While public health officials have prodded residents to eat better and get more exercise for years, California residents are growing increasingly overweight or obese.
St. Mary’s Medical Center, Community Health Action Network, Apple Valley Unified School District, and the San Bernardino County Department of Public Health’s Nutrition Program developed a Communities of Excellence in Nutrition, Physical Activity, and Obesity Prevention (CX3) High Desert Action Team. The CX3project — developed and funded by the California Department of Public Health — has provided this team with resources and tools to take a ground-level look at low-income neighborhoods in neighborhoods in the High Desert Area (Adelanto, Apple Valley, Hesperia, and Victorville) of San Bernardino County to understand the dynamics shaping health behaviors.
By mapping food environments in the neighborhood, including food availability, fast-food outlets, convenience-store offerings and food-marketing practices, the health department gathered the first concrete understanding of the issues shaping local nutrition and health behaviors.
“The findings are both instructional and concerning,” said Kevin Mahany, Director of Advocacy and Healthy Communities at St. Joseph Health, St. Mary. “We discovered neighborhood food environments where the abundance of low-nutrition, high-fat and sugar-laden foods far outweighs the availability of healthy-food options. The information collected should serve as a guide in making community-wide changes to significantly improve the health of San Bernardino County.”
The CX3 High Desert Action Team collected and analyzed local data to gain a realistic picture of the overall quality of the nutrition environment in particular neighborhoods. An evaluation was conducted in four low-income neighborhoods in the High Desert area, including: the north Adelanto community in Adelanto, the Yucca Loma neighborhood in the Town of Apple Valley, the Gateway Area neighborhood in Hesperia, and the old-town neighborhood in the City of Victorville.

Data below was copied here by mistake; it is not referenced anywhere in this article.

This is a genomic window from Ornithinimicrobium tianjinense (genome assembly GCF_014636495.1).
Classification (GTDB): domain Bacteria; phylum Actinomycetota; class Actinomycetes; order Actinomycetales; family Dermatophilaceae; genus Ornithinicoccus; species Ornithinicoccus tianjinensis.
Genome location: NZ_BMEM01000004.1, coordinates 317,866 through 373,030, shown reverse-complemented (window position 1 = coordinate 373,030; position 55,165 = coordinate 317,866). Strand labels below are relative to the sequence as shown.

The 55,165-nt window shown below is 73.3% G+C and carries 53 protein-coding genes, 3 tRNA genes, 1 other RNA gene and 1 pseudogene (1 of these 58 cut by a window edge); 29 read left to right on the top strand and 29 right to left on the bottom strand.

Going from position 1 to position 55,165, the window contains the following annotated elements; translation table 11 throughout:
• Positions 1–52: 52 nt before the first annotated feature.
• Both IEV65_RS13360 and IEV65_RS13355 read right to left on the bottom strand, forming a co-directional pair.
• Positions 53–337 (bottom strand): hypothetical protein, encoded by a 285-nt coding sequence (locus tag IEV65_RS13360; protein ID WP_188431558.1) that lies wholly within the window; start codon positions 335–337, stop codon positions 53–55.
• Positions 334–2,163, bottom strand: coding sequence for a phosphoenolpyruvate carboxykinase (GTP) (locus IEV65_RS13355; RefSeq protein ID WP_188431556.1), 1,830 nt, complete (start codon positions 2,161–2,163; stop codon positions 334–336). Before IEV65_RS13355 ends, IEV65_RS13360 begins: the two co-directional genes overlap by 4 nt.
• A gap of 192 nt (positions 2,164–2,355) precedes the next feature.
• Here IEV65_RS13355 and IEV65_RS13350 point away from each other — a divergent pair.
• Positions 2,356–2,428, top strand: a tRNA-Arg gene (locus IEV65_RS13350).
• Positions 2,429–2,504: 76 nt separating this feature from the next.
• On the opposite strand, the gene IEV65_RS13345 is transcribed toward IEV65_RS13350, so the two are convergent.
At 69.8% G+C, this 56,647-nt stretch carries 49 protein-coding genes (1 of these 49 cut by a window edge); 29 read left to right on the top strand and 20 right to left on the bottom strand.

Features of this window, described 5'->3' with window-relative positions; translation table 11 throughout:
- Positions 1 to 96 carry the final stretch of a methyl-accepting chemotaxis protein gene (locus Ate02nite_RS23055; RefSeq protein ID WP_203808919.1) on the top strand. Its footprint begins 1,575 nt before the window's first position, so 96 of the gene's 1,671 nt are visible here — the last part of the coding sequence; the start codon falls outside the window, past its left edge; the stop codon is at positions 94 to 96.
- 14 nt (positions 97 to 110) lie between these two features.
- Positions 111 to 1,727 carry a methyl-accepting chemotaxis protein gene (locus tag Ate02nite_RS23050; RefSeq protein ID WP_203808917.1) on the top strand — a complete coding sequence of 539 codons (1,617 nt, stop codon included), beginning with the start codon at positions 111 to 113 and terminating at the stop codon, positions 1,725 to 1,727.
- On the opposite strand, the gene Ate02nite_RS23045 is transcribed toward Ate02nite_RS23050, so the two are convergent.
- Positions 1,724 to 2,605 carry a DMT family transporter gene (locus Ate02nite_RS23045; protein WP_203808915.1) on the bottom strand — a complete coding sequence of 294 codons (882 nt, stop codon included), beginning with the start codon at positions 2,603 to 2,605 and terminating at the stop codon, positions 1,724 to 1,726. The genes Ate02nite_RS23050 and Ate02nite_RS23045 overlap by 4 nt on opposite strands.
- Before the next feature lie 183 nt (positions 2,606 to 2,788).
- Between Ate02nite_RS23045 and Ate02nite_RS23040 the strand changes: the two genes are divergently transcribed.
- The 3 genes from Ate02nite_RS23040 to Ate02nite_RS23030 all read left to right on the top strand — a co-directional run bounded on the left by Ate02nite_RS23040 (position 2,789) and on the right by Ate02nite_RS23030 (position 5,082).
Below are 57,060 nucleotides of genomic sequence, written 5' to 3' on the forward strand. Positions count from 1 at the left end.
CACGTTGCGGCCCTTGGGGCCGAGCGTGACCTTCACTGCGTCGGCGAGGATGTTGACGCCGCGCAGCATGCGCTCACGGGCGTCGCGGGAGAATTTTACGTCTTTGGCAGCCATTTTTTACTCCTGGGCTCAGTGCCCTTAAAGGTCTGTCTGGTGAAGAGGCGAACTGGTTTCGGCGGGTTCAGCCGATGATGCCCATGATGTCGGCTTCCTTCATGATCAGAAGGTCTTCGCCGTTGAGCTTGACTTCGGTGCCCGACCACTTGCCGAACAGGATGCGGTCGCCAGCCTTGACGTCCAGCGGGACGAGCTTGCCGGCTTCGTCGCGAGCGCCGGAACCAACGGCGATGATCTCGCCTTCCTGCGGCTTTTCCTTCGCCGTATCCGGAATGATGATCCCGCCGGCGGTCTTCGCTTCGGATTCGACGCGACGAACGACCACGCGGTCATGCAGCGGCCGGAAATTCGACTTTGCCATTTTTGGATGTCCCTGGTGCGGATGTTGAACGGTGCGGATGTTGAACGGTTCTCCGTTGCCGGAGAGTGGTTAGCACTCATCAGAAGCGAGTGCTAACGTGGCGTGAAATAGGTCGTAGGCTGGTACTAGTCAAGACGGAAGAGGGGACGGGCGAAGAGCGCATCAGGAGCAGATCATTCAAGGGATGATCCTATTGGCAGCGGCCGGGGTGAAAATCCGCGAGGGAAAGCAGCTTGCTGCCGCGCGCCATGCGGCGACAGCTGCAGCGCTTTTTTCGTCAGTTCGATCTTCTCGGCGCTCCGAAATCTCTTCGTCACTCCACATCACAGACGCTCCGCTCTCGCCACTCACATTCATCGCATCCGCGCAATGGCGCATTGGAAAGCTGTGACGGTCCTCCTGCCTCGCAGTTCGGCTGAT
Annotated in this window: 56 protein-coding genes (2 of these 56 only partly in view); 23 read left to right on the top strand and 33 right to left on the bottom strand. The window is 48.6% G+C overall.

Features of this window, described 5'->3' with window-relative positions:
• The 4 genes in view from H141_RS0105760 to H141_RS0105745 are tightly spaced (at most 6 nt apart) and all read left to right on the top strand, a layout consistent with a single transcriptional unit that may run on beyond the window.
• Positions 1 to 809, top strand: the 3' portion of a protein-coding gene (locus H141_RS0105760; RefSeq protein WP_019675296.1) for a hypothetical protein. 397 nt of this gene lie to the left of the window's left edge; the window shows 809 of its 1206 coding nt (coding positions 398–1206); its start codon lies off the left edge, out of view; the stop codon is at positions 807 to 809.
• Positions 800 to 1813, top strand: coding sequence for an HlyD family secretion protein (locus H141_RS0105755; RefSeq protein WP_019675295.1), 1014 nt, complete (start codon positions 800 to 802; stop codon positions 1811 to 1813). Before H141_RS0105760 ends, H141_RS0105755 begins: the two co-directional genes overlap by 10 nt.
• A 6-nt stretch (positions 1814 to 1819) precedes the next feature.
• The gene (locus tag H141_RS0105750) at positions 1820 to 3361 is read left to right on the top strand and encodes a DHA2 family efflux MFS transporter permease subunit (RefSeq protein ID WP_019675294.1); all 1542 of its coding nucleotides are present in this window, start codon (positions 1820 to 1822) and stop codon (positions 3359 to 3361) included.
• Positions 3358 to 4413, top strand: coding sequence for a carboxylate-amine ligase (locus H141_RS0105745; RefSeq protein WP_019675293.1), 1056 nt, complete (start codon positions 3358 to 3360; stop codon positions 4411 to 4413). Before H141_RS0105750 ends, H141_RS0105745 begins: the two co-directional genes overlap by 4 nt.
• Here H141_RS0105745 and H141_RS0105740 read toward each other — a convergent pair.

The High Desert’s low income neighborhoods, based on the CX3 analysis, are out of balance from a nutrition and health perspective. These neighborhoods are characterized by limited access to affordable, healthy foods like fruits and vegetables. They are dominated by an abundance of stores where cheaper, packaged and less healthy foods dominate — namely convenience stores, small corner markets and fast food outlets.
“Our analysis points to clear opportunities for action to make our neighborhoods ‘communities of excellence,’ ” Mahany said. “Gaining a realistic picture of the health of the neighborhood offers residents, merchants, community leaders, and local neighborhood and health groups a focal point as they work to build a healthier community.”
The public is invited to attend the various public events taking place throughout the month of August. In Hesperia, an event is planned for 8:30 a.m. to noon Aug. 22 at New Life Chapel Church in the Oasis Building, 10184 Seventh Ave.
For more information, call the Community Health Action Network at 760-241-9900. For more on other community events, visit www.stmaryapplevalley.com.